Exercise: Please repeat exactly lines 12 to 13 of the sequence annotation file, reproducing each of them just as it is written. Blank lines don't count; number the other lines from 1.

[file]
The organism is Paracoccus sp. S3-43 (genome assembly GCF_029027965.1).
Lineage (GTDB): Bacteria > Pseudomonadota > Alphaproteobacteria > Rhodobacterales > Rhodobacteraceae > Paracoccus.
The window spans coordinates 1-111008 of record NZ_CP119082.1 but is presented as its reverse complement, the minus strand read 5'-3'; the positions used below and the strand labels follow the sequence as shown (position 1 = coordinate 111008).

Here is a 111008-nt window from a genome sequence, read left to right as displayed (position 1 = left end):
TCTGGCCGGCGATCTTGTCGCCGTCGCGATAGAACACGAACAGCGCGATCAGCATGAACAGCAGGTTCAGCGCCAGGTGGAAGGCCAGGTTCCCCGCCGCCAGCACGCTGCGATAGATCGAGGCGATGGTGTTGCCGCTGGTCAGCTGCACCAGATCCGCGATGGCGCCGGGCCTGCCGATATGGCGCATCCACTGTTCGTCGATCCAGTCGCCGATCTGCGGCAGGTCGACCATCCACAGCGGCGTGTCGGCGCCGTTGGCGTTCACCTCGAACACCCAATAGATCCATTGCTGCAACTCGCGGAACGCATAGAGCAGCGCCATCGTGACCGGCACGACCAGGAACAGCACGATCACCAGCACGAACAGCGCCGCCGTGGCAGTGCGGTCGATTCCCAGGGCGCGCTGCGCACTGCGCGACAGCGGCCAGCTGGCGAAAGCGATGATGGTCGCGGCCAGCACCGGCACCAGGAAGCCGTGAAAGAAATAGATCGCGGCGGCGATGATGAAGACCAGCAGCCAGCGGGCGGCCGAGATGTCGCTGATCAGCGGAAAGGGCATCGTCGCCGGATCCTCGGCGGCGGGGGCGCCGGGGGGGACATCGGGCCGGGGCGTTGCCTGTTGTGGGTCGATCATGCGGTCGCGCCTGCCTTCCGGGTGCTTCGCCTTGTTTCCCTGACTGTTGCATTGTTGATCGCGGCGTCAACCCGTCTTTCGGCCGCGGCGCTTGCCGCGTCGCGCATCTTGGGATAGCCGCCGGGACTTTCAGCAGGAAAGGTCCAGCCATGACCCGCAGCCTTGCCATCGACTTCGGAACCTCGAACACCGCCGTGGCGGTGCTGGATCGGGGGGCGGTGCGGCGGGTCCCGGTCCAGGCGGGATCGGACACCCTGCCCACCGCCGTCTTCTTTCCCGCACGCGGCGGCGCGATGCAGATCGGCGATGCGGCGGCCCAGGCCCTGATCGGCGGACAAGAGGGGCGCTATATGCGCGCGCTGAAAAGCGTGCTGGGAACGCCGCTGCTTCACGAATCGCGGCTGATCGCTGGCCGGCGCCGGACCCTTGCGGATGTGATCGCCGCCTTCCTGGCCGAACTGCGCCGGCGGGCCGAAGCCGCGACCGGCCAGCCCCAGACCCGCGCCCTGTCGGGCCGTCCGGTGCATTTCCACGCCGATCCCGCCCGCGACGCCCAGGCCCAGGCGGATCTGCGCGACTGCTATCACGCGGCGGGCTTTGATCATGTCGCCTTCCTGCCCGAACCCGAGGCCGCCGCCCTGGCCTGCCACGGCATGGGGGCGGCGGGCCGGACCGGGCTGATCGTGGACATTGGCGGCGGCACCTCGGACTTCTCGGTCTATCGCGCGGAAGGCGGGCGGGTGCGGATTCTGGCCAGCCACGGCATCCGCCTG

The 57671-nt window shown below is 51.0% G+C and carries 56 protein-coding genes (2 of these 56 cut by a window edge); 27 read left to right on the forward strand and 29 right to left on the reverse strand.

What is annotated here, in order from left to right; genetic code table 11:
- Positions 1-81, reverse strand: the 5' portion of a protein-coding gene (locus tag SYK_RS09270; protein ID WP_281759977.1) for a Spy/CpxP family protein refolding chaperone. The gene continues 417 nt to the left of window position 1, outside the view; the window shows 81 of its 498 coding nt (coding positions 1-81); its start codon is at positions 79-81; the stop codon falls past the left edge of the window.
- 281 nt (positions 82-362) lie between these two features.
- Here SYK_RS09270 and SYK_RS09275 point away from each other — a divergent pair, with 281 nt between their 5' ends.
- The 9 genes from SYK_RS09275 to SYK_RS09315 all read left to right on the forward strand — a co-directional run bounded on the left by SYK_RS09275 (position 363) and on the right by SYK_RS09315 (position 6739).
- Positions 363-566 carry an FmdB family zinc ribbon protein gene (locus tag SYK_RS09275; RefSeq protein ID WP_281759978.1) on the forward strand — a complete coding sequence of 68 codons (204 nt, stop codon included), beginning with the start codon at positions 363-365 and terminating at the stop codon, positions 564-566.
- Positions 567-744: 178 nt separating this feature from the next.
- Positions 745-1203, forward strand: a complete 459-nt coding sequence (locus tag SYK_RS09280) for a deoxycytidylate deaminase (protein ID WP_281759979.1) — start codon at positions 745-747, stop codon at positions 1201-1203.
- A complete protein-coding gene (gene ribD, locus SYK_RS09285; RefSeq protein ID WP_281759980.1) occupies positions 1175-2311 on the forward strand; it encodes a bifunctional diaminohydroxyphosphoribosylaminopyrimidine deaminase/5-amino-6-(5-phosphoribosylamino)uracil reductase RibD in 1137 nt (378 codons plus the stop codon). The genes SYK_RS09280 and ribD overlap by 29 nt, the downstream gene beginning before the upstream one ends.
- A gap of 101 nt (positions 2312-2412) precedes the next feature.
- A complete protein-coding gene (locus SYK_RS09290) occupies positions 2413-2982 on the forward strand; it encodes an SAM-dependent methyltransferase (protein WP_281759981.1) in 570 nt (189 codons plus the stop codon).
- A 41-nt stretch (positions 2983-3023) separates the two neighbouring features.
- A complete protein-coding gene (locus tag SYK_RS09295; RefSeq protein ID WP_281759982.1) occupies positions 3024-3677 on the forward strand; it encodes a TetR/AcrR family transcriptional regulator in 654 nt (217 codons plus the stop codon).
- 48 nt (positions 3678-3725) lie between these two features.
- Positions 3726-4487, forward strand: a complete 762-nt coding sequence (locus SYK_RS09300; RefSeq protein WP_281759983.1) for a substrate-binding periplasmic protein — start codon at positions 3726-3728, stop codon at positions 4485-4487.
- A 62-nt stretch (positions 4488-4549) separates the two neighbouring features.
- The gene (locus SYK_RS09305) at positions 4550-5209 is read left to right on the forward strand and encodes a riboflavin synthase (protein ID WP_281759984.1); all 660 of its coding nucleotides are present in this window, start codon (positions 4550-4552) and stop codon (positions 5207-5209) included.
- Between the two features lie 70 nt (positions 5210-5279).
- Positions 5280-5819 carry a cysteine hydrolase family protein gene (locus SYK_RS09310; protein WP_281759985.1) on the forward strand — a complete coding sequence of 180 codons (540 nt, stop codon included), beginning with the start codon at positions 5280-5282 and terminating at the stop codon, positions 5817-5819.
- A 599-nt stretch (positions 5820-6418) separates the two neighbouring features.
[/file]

- Positions 363-566 carry an FmdB family zinc ribbon protein gene (locus tag SYK_RS09275; RefSeq protein ID WP_281759978.1) on the forward strand — a complete coding sequence of 68 codons (204 nt, stop codon included), beginning with the start codon at positions 363-365 and terminating at the stop codon, positions 564-566.
- Positions 567-744: 178 nt separating this feature from the next.